“This poem is about us.”
“That part is about me!” my youngest remarked proudly as we read our family poem out loud. Without hearing his name, he knew that the phrase “planetary sparkle” was his part of our story.
We had just finished a personalized family poem session with Spark & Stitch collaborator and artist, Diver Van Avery. The session began like everything in our home ten months into the pandemic – slightly chaotic, a bit late (how are we late for things when we never leave our house?), and snuck into a day packed with Google meets, calls, and constantly overlapping needs.
The session was short and closely mirrored the state of our lives at the time. As Diver asked simple questions about life together in the pandemic, our kids were squirrelly and our responses far from carefully constructed. After a raw and raucous conversation I wondered to myself, “I hope she can make something out of this!”
Soon Diver asked us to put the phone on mute so she could craft our poem. We obliged and for the first time that day everyone fell quiet as we listened to the tap, tap, tap of the typewriter on the other end of the line.
“It’s ready for you!” she finally said and read our family poem out loud over the phone.
Halfway through, my youngest interrupted the reading to tell me, “You’re crying again!” My oldest, always eager to inform his younger brother about the ways of life, was pleased to remind him, “Of course she is crying. She’s happy! This poem is about us.”
We are powered by story
In a recent interview with PBS, editor Alice Quinn shared that poets take on “the role of the witness in culture” and, as such, are especially powerful during the pandemic as we experience seismic shifts in our personal and collective lives.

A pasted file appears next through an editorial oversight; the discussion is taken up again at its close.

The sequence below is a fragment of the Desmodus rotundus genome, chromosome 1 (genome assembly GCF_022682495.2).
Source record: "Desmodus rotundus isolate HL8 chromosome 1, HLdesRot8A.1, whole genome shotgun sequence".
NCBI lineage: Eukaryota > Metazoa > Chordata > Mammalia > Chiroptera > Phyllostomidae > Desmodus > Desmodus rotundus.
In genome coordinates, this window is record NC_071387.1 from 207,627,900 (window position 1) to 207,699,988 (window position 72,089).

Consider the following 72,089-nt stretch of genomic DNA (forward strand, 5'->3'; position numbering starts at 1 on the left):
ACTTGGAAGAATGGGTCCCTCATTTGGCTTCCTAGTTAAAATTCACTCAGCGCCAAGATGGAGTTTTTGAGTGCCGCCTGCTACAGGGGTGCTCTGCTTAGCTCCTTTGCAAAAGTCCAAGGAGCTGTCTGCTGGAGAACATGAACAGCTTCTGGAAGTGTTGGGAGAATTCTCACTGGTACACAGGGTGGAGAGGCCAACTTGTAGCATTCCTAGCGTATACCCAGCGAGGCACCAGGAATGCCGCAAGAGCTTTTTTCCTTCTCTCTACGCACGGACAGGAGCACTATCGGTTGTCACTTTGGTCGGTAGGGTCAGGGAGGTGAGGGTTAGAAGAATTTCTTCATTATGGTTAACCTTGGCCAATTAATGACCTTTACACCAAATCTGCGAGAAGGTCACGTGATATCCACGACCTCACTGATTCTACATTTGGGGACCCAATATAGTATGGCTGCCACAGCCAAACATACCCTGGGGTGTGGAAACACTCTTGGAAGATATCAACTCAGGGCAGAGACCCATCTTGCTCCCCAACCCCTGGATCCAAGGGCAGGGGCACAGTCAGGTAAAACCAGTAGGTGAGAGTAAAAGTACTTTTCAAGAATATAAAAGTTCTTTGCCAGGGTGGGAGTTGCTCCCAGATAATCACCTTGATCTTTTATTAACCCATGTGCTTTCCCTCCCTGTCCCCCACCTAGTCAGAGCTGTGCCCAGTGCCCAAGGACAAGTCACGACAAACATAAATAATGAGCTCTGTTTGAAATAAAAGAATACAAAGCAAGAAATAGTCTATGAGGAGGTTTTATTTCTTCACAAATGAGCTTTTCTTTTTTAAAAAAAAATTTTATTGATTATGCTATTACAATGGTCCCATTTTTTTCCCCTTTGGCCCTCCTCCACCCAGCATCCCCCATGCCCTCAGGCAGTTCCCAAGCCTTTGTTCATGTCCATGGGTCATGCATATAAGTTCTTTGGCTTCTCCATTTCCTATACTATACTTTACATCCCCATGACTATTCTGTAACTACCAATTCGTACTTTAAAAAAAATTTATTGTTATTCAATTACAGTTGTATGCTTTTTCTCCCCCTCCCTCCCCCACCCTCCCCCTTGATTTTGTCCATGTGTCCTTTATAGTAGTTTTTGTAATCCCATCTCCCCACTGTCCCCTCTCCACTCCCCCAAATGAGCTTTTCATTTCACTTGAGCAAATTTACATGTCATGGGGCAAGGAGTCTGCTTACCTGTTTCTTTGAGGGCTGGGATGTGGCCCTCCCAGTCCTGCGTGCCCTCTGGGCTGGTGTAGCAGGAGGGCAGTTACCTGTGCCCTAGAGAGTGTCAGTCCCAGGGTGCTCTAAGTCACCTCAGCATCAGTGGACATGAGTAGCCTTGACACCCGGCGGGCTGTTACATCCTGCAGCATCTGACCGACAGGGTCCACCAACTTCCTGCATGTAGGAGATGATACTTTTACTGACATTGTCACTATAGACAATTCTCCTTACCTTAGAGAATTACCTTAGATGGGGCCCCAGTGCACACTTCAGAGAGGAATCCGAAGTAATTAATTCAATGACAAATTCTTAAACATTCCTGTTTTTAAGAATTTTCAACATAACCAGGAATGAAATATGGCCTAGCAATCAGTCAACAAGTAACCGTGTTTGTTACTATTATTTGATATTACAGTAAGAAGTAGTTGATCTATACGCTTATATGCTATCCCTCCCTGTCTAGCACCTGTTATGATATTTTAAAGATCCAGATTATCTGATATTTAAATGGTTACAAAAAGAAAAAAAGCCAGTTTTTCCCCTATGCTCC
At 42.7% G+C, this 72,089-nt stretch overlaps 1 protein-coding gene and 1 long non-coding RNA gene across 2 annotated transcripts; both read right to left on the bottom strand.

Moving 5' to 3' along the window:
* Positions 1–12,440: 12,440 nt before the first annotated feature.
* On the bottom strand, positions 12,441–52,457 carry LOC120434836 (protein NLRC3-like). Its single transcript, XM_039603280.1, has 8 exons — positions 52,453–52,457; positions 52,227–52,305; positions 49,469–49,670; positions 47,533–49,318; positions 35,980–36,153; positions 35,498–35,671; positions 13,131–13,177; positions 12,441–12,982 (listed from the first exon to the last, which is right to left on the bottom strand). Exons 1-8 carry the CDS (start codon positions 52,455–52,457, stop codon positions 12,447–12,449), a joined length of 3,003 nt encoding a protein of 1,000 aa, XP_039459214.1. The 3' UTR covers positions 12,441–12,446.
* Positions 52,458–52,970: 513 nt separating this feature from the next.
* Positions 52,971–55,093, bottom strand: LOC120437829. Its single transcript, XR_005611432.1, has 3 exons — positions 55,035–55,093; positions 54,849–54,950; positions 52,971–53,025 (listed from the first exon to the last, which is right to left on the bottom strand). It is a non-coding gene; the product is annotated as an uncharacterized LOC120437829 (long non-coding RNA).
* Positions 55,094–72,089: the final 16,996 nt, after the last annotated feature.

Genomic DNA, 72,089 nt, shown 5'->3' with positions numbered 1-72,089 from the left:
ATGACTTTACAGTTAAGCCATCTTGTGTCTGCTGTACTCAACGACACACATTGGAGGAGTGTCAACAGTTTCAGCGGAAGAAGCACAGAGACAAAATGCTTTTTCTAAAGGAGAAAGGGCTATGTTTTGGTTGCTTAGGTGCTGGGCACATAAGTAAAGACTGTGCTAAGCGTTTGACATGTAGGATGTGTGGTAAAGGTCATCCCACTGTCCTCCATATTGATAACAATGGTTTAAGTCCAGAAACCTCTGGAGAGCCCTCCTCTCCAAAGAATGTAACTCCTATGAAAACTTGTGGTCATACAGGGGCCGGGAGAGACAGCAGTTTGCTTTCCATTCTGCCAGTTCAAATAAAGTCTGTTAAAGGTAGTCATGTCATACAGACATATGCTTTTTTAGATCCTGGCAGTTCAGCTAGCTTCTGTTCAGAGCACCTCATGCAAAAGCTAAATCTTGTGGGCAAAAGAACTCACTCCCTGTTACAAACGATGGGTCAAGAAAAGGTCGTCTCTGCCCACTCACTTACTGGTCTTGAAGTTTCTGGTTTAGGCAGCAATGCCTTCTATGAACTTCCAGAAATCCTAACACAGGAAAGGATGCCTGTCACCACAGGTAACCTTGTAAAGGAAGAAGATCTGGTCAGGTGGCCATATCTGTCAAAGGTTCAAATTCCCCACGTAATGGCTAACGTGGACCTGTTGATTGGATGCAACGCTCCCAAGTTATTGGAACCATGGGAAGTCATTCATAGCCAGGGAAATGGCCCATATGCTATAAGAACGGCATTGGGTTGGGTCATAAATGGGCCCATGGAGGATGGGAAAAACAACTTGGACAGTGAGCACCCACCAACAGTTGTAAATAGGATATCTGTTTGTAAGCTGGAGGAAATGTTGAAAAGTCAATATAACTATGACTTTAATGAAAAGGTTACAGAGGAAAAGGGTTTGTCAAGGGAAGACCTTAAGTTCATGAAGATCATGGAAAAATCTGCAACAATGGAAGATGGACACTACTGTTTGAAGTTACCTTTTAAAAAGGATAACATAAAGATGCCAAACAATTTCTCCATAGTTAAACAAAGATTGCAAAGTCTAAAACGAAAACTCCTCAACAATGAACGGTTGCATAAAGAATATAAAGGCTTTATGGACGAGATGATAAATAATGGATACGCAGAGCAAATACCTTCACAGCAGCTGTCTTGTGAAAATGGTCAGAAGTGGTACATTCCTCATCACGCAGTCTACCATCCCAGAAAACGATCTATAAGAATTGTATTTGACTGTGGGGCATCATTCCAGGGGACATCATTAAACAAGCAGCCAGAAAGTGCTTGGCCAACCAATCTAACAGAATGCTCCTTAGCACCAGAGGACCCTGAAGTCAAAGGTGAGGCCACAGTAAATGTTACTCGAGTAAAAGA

Experiencing this witnessing was part of what made me cry during our family poem. Parenting during a pandemic is not only isolating, it can feel truly invisible, marked by wildly mundane yet totally exhausting juggling acts day after day. There are just fewer opportunities to share both the losses we feel and the strengths and delights of our little family systems. Poetry creates evidence of where we have been together and who we are to each other.
Of course it isn’t just parents who need to be seen. Kids crave witnesses and meaning as well. We wrote early on in the pandemic about the protective power of family narratives in building children’s resilience. Family stories don’t have to be perfect. Indeed, kids benefit most from “oscillating narratives” that make visible our strengths through our messes, our triumphs, and our challenges. Whether we narrate it for them or not, our kids are actively adding chapters to our family story. They are answering questions like, “Who are we? What do we care about? How do we take care of each other?”
This month marks a year of living through a global health crisis and long overdue racial reckoning. We each have our own identities, vulnerabilities, strengths, and stories. We are also tired. In our own exhaustion, letting someone else be witness and put words to what we’ve done together is an incredible gift.
Our family poem now hangs in our hallway outside the bathroom. Our kids look at it while they brush their teeth at night. This nightly ritual is both mundane and moving – just like parenting. But I can tell that as they look at it they do feel seen, and as a result, we can see each other a little more clearly.
Introducing the Family Poetry Project
We re-branded as Spark & Stitch Institute just before the pandemic. We chose the name because it is active, creative, playful, and leaves room for both the science and art of raising connected and courageous kids.
Parenting requires more than just information and strategies – it also demands reflection, creativity, culture, and meaning-making. Neuroscience has demonstrated over and over again that we human beings are powered by story and emotion as much as cognition. We consistently remind families that our brains are flexible and that, “Whatever the brain does a lot of is what the brain gets good at.” Together, we can spark new ways of relating to each other and stitch new neural pathways – made stronger by engaging in science, creativity, and the arts.
This is why we are thrilled to launch the Family Poetry Project as we mark a full year of parenting during a pandemic. The Family Poetry Project offers you the chance to have a personalized live session with partner poet Diver Van Avery. Let a poet create words that provide a powerful and creative mirror of your family’s experiences.